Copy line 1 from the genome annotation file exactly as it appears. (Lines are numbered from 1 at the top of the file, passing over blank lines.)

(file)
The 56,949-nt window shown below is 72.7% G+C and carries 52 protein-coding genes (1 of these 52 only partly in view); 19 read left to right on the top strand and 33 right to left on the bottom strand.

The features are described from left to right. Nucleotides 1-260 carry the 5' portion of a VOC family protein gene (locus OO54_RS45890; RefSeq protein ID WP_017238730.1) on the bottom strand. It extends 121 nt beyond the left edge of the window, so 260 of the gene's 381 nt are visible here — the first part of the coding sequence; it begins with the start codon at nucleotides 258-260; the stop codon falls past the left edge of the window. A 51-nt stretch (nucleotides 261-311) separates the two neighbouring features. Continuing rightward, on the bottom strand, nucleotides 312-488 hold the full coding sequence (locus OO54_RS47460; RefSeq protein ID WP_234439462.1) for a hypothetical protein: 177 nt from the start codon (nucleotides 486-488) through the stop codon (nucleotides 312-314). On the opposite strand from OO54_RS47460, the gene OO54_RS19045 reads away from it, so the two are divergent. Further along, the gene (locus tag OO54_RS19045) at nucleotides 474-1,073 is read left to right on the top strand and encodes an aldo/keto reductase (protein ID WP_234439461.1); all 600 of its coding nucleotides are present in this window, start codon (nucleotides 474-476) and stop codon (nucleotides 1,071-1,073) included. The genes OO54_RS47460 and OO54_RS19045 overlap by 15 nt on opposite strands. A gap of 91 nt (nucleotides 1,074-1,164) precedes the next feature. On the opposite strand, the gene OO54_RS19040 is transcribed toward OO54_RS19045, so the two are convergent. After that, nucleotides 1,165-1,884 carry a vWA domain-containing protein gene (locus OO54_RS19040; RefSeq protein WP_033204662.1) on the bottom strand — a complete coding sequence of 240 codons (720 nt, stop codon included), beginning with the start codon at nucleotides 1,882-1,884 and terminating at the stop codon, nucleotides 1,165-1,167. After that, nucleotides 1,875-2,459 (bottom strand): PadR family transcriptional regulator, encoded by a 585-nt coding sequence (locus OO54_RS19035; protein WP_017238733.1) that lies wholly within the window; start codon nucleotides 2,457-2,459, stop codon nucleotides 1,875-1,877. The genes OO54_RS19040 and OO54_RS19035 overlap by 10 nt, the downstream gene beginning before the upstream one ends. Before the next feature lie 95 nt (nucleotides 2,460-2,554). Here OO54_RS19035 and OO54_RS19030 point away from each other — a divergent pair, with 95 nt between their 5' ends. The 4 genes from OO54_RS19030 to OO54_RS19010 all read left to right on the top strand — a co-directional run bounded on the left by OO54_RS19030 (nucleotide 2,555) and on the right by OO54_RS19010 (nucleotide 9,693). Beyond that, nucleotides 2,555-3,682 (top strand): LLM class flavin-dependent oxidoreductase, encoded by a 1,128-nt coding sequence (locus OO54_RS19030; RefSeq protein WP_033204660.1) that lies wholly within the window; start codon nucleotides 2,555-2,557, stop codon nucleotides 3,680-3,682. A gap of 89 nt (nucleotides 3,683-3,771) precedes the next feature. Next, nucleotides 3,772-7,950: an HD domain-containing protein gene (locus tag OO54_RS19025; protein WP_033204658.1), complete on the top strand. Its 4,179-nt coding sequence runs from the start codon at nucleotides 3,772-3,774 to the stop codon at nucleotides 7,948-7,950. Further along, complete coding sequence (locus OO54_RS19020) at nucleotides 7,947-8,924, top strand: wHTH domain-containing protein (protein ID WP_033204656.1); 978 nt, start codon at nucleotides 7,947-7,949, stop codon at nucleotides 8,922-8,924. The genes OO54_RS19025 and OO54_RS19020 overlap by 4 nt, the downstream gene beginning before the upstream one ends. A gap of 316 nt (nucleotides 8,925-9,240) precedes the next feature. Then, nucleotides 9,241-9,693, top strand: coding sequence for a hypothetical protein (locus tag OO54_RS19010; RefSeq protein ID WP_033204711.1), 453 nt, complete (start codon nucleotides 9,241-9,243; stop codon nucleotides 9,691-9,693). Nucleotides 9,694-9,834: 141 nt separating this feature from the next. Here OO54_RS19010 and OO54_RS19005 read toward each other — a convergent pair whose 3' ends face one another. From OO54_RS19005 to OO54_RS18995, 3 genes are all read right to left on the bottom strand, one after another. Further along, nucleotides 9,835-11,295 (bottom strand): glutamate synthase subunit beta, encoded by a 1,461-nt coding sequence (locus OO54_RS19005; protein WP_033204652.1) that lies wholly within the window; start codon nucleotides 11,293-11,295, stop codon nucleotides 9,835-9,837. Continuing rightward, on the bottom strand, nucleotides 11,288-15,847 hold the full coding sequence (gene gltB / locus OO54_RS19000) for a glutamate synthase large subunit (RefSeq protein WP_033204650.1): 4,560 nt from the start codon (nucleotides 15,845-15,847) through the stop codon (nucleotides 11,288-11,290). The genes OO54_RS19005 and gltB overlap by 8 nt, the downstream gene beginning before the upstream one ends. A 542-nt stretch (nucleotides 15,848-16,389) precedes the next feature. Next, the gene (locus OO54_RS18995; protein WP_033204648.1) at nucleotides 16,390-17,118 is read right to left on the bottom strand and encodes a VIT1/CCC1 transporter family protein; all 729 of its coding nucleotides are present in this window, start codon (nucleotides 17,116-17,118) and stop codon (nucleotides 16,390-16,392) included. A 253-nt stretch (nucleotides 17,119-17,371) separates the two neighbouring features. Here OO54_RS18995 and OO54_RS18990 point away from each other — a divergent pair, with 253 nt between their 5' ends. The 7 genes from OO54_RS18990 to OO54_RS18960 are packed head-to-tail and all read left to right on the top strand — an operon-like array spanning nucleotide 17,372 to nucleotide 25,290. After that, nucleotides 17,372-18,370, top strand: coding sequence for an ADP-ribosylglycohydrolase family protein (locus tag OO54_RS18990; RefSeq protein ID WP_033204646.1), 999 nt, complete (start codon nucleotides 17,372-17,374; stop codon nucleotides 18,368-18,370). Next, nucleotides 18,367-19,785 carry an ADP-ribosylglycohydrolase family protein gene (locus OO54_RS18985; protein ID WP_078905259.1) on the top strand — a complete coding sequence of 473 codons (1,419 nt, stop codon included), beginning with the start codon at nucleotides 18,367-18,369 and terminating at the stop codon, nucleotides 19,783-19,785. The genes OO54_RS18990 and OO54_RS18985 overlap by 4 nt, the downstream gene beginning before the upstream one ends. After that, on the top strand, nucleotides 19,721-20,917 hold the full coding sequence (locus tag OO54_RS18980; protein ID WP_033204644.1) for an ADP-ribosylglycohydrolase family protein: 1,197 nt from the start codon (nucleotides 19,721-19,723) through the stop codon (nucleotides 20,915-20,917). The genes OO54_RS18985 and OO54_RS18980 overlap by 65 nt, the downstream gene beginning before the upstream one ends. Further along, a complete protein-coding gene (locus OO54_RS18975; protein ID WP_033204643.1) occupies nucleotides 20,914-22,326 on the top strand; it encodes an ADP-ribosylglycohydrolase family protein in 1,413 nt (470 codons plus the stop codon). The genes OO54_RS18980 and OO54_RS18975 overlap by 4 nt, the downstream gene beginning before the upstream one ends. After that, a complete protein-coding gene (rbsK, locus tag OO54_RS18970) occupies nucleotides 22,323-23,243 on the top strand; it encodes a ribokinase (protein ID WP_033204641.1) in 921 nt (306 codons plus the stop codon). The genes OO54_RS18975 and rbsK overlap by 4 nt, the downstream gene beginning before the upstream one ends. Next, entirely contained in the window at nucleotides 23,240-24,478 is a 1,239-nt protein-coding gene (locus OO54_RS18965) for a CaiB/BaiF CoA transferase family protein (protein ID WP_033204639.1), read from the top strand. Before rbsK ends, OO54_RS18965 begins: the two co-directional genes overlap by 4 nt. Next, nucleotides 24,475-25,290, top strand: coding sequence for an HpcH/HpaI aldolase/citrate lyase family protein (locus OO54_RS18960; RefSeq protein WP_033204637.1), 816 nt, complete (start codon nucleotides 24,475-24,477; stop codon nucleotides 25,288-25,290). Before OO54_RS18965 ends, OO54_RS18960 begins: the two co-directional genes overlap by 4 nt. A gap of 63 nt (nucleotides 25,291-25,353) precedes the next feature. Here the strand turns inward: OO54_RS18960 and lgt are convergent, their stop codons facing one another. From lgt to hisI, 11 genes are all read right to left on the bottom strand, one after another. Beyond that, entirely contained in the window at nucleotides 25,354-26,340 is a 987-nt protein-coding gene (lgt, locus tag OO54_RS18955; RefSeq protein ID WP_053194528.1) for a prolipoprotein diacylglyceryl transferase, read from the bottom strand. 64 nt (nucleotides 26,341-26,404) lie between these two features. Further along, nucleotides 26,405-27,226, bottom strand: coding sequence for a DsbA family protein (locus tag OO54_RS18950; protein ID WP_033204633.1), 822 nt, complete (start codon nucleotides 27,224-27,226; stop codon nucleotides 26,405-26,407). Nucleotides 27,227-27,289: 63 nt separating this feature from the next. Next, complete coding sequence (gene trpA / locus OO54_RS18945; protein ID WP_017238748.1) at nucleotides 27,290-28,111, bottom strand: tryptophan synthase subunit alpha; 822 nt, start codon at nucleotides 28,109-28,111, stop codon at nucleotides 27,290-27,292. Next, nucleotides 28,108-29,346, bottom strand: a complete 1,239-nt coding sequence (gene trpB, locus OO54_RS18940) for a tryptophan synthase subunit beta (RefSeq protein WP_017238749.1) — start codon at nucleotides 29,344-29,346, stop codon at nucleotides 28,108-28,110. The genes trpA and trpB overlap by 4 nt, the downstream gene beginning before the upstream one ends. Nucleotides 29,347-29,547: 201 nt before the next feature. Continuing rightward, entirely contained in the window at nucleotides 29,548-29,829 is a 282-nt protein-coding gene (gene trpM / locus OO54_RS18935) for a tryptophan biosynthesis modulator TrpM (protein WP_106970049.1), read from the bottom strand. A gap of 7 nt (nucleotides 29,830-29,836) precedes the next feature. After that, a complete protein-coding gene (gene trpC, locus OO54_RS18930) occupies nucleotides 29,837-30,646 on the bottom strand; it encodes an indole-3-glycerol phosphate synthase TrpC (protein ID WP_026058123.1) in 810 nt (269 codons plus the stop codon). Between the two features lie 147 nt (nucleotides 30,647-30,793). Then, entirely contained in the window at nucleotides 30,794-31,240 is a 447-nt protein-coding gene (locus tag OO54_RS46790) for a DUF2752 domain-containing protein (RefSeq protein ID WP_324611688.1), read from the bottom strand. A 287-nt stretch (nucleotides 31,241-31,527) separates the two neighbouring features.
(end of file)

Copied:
The 56,949-nt window shown below is 72.7% G+C and carries 52 protein-coding genes (1 of these 52 only partly in view); 19 read left to right on the top strand and 33 right to left on the bottom strand.